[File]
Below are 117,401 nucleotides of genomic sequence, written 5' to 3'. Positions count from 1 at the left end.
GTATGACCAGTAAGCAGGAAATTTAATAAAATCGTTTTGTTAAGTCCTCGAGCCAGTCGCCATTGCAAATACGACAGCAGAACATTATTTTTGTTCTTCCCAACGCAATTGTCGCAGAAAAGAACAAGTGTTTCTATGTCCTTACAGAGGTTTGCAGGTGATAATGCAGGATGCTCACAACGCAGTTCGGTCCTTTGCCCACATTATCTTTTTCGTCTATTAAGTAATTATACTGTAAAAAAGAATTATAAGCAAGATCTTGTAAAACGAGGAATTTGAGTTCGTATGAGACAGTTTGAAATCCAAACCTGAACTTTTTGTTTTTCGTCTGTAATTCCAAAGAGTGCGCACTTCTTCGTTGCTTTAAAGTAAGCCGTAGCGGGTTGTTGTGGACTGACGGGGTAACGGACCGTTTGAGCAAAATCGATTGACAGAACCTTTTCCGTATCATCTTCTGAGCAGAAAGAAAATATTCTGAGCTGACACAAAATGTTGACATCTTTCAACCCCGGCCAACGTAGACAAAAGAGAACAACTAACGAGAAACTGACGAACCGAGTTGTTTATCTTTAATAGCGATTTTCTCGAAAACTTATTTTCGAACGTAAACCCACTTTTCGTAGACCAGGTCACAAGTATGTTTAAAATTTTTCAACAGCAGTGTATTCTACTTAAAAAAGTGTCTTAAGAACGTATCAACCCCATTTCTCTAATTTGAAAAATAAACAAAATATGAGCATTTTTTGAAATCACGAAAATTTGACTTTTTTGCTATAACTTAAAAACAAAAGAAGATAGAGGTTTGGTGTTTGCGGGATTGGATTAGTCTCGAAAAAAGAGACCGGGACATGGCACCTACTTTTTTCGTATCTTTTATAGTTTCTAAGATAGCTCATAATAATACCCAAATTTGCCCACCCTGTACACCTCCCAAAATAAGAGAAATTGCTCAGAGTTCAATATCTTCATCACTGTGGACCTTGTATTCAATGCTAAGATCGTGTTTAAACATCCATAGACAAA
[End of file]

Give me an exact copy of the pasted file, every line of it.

Below are 117,401 nucleotides of genomic sequence, written 5' to 3'. Positions count from 1 at the left end.
GTATGACCAGTAAGCAGGAAATTTAATAAAATCGTTTTGTTAAGTCCTCGAGCCAGTCGCCATTGCAAATACGACAGCAGAACATTATTTTTGTTCTTCCCAACGCAATTGTCGCAGAAAAGAACAAGTGTTTCTATGTCCTTACAGAGGTTTGCAGGTGATAATGCAGGATGCTCACAACGCAGTTCGGTCCTTTGCCCACATTATCTTTTTCGTCTATTAAGTAATTATACTGTAAAAAAGAATTATAAGCAAGATCTTGTAAAACGAGGAATTTGAGTTCGTATGAGACAGTTTGAAATCCAAACCTGAACTTTTTGTTTTTCGTCTGTAATTCCAAAGAGTGCGCACTTCTTCGTTGCTTTAAAGTAAGCCGTAGCGGGTTGTTGTGGACTGACGGGGTAACGGACCGTTTGAGCAAAATCGATTGACAGAACCTTTTCCGTATCATCTTCTGAGCAGAAAGAAAATATTCTGAGCTGACACAAAATGTTGACATCTTTCAACCCCGGCCAACGTAGACAAAAGAGAACAACTAACGAGAAACTGACGAACCGAGTTGTTTATCTTTAATAGCGATTTTCTCGAAAACTTATTTTCGAACGTAAACCCACTTTTCGTAGACCAGGTCACAAGTATGTTTAAAATTTTTCAACAGCAGTGTATTCTACTTAAAAAAGTGTCTTAAGAACGTATCAACCCCATTTCTCTAATTTGAAAAATAAACAAAATATGAGCATTTTTTGAAATCACGAAAATTTGACTTTTTTGCTATAACTTAAAAACAAAAGAAGATAGAGGTTTGGTGTTTGCGGGATTGGATTAGTCTCGAAAAAAGAGACCGGGACATGGCACCTACTTTTTTCGTATCTTTTATAGTTTCTAAGATAGCTCATAATAATACCCAAATTTGCCCACCCTGTACACCTCCCAAAATAAGAGAAATTGCTCAGAGTTCAATATCTTCATCACTGTGGACCTTGTATTCAATGCTAAGATCGTGTTTAAACATCCATAGACAAA